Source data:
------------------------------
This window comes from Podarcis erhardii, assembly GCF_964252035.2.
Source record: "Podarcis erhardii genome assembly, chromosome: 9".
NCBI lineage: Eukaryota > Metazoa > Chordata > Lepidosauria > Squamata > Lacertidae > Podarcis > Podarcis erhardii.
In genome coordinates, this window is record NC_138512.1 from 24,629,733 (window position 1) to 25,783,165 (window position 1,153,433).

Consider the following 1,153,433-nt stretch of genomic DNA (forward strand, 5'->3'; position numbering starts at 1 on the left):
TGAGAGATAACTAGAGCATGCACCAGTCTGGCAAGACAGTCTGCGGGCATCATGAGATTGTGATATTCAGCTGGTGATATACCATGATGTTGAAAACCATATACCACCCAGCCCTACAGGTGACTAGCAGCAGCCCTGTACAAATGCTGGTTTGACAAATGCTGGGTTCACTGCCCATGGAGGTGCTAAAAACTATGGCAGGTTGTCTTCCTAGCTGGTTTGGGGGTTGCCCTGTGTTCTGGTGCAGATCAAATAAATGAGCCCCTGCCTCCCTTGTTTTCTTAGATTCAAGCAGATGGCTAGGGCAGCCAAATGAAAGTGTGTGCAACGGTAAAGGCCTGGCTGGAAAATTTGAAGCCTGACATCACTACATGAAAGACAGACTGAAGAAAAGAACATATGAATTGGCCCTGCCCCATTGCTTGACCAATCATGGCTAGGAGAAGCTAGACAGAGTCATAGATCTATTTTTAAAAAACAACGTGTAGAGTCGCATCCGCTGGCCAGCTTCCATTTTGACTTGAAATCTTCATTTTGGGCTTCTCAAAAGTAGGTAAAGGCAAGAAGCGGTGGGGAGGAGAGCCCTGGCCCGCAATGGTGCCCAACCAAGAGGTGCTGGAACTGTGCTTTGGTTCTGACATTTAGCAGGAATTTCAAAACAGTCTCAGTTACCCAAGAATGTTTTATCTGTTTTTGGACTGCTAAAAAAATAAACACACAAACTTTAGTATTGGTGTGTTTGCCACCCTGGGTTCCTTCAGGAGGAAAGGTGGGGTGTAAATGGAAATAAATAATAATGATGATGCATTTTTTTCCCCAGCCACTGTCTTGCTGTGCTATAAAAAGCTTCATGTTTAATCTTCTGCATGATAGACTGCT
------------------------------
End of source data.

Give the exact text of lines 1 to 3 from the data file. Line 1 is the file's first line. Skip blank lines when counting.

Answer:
This window comes from Podarcis erhardii, assembly GCF_964252035.2.
Source record: "Podarcis erhardii genome assembly, chromosome: 9".
NCBI lineage: Eukaryota > Metazoa > Chordata > Lepidosauria > Squamata > Lacertidae > Podarcis > Podarcis erhardii.